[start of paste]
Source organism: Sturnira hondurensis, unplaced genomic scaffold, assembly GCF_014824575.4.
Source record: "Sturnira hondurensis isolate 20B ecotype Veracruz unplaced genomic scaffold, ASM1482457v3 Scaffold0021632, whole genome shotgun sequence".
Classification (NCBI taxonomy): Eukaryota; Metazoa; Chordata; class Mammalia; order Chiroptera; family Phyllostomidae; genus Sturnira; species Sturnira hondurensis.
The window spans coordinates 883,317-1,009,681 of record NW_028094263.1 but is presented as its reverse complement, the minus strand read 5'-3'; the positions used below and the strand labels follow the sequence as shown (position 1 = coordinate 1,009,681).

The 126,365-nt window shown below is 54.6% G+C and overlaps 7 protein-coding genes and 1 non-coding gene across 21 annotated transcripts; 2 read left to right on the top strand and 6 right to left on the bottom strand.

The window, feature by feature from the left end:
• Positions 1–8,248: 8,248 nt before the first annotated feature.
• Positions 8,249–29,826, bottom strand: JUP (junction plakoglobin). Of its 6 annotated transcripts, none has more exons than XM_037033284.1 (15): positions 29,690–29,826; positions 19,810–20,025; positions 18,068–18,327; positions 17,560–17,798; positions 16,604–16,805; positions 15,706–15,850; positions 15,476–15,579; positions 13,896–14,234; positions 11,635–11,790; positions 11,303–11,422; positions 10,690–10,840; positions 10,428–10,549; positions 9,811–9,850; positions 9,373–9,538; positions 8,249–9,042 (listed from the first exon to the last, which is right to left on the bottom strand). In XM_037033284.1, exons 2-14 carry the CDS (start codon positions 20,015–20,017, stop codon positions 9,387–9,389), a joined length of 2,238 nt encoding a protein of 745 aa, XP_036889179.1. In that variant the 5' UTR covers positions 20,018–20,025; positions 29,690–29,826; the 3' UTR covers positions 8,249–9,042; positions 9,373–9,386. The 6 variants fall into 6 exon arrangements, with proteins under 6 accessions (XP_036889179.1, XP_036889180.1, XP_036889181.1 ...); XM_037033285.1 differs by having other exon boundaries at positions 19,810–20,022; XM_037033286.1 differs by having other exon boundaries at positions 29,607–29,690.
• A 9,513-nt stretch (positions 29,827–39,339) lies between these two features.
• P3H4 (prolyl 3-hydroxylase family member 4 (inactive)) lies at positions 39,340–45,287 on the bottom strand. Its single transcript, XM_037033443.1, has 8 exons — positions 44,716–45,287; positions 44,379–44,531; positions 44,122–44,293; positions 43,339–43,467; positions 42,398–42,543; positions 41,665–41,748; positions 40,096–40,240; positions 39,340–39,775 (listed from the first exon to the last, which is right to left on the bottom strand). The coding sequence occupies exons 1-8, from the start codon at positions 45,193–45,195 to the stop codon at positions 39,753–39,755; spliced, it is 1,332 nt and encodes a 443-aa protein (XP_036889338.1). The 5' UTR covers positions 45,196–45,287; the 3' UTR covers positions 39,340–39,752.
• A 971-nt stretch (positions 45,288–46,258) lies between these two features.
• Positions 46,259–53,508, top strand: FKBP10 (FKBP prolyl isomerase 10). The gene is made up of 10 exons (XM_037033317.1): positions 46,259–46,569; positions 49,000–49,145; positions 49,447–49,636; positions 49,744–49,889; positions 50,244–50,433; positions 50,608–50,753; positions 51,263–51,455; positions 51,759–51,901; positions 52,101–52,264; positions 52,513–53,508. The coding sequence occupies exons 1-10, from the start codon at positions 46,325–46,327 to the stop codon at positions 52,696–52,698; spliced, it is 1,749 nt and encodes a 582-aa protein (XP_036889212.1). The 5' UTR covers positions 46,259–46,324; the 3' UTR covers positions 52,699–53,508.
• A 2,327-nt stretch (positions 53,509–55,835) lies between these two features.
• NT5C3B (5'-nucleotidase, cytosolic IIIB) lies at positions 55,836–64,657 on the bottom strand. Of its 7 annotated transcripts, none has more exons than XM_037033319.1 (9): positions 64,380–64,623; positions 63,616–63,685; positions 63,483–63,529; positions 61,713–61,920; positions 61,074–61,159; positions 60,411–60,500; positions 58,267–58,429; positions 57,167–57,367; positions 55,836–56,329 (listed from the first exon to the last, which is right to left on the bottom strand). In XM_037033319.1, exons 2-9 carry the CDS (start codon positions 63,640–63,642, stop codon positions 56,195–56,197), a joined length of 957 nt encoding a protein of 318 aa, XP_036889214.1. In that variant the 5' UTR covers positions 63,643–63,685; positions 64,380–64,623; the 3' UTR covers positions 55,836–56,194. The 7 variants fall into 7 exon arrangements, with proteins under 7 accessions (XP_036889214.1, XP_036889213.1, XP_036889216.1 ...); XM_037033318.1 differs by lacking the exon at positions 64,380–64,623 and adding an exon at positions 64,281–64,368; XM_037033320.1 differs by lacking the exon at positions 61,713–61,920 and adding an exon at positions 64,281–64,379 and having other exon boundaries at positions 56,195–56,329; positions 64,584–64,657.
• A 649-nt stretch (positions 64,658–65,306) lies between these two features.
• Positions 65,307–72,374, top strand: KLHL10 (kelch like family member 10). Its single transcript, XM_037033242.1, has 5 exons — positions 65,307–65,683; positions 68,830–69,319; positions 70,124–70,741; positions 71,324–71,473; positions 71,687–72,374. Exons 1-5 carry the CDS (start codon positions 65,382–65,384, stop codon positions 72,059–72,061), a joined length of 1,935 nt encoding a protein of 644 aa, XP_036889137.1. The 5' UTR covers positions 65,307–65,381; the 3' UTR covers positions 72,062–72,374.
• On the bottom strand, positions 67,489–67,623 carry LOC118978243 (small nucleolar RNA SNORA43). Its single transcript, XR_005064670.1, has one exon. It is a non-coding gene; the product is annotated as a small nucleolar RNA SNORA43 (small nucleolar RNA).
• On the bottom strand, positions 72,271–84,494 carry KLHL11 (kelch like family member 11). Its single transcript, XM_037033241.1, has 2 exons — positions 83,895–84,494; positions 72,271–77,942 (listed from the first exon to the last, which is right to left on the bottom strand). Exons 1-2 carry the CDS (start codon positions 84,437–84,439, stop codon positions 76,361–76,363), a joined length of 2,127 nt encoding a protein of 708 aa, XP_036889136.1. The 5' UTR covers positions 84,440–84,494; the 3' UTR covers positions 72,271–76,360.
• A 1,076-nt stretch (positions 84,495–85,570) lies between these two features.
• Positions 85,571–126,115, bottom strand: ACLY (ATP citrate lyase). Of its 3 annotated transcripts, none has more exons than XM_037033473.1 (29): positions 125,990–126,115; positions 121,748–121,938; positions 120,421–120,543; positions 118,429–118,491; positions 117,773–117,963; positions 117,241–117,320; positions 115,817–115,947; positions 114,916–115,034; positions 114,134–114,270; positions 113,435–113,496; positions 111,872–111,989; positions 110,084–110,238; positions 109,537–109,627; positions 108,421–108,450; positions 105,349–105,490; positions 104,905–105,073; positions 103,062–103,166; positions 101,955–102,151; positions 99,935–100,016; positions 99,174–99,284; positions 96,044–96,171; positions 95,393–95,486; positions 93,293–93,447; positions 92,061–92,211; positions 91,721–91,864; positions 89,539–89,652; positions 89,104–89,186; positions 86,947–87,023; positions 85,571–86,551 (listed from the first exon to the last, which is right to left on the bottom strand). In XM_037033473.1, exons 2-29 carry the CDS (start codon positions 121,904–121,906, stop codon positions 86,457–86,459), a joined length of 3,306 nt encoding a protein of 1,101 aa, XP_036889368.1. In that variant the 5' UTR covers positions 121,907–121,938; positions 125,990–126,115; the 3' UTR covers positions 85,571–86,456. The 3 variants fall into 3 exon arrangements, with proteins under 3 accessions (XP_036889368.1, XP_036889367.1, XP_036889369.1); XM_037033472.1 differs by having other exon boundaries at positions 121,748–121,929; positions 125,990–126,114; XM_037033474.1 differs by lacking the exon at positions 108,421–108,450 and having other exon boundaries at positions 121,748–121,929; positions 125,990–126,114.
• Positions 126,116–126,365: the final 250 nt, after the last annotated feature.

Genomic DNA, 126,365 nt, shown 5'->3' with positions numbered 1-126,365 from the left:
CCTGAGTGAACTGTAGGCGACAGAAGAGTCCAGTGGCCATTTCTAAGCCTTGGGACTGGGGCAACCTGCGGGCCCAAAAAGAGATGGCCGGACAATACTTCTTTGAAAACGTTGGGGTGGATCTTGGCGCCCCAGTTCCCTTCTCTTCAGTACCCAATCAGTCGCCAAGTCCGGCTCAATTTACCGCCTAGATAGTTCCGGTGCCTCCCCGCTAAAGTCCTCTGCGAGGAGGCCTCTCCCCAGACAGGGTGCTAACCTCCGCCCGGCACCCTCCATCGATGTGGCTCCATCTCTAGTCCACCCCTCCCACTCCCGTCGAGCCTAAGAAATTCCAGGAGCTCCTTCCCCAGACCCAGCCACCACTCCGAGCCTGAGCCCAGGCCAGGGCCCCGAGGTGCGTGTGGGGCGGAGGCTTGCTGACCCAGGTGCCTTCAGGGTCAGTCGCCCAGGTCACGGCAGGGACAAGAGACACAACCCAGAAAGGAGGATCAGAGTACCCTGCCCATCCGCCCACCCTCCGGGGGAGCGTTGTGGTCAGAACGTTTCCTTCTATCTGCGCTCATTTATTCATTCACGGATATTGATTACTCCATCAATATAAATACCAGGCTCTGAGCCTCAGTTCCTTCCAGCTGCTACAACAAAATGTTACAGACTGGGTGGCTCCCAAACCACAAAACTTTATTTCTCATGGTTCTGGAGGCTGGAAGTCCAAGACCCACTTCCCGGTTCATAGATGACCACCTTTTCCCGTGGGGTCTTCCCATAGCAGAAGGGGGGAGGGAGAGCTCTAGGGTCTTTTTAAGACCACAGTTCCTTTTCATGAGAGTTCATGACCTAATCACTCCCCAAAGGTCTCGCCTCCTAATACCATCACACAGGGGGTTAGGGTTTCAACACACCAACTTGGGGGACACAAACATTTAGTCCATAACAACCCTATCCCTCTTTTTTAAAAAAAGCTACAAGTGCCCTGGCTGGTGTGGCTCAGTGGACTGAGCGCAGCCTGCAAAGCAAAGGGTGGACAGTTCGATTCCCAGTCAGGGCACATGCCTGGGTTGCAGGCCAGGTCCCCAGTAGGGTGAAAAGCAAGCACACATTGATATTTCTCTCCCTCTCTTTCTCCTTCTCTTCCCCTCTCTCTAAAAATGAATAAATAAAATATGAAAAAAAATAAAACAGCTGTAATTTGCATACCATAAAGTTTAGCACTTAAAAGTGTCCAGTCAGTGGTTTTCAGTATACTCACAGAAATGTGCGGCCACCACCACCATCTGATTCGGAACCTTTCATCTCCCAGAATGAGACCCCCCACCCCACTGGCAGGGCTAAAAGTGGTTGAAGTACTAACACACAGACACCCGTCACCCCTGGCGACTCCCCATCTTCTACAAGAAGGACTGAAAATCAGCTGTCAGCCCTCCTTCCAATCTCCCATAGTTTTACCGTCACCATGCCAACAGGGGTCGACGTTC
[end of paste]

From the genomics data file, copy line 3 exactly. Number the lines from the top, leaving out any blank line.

Classification (NCBI taxonomy): Eukaryota; Metazoa; Chordata; class Mammalia; order Chiroptera; family Phyllostomidae; genus Sturnira; species Sturnira hondurensis.